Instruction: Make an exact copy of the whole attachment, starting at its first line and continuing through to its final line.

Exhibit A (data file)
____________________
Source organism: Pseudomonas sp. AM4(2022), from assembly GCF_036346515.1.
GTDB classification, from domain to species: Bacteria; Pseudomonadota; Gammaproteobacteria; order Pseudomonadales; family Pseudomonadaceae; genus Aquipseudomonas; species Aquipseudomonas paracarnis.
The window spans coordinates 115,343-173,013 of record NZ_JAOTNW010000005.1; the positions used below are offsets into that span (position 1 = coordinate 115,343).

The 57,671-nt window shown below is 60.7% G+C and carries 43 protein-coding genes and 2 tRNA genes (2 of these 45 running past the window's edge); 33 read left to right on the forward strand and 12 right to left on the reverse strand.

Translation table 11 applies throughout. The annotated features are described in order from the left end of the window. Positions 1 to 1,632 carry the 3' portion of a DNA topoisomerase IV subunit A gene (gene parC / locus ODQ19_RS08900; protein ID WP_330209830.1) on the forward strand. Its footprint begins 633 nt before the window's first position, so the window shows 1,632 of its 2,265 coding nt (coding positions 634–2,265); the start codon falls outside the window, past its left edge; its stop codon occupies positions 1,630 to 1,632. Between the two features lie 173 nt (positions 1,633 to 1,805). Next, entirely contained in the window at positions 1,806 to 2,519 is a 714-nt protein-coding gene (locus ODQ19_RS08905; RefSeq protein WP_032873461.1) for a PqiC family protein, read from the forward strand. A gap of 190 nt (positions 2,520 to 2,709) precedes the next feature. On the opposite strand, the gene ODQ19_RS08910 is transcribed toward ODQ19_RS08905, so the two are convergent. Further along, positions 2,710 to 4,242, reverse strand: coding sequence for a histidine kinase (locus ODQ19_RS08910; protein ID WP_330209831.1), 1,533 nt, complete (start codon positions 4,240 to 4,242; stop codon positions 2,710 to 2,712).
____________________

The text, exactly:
Source organism: Pseudomonas sp. AM4(2022), from assembly GCF_036346515.1.
GTDB classification, from domain to species: Bacteria; Pseudomonadota; Gammaproteobacteria; order Pseudomonadales; family Pseudomonadaceae; genus Aquipseudomonas; species Aquipseudomonas paracarnis.
The window spans coordinates 115,343-173,013 of record NZ_JAOTNW010000005.1; the positions used below are offsets into that span (position 1 = coordinate 115,343).

The 57,671-nt window shown below is 60.7% G+C and carries 43 protein-coding genes and 2 tRNA genes (2 of these 45 running past the window's edge); 33 read left to right on the forward strand and 12 right to left on the reverse strand.

Translation table 11 applies throughout. The annotated features are described in order from the left end of the window. Positions 1 to 1,632 carry the 3' portion of a DNA topoisomerase IV subunit A gene (gene parC / locus ODQ19_RS08900; protein ID WP_330209830.1) on the forward strand. Its footprint begins 633 nt before the window's first position, so the window shows 1,632 of its 2,265 coding nt (coding positions 634–2,265); the start codon falls outside the window, past its left edge; its stop codon occupies positions 1,630 to 1,632. Between the two features lie 173 nt (positions 1,633 to 1,805). Next, entirely contained in the window at positions 1,806 to 2,519 is a 714-nt protein-coding gene (locus ODQ19_RS08905; RefSeq protein WP_032873461.1) for a PqiC family protein, read from the forward strand. A gap of 190 nt (positions 2,520 to 2,709) precedes the next feature. On the opposite strand, the gene ODQ19_RS08910 is transcribed toward ODQ19_RS08905, so the two are convergent. Further along, positions 2,710 to 4,242, reverse strand: coding sequence for a histidine kinase (locus ODQ19_RS08910; protein ID WP_330209831.1), 1,533 nt, complete (start codon positions 4,240 to 4,242; stop codon positions 2,710 to 2,712).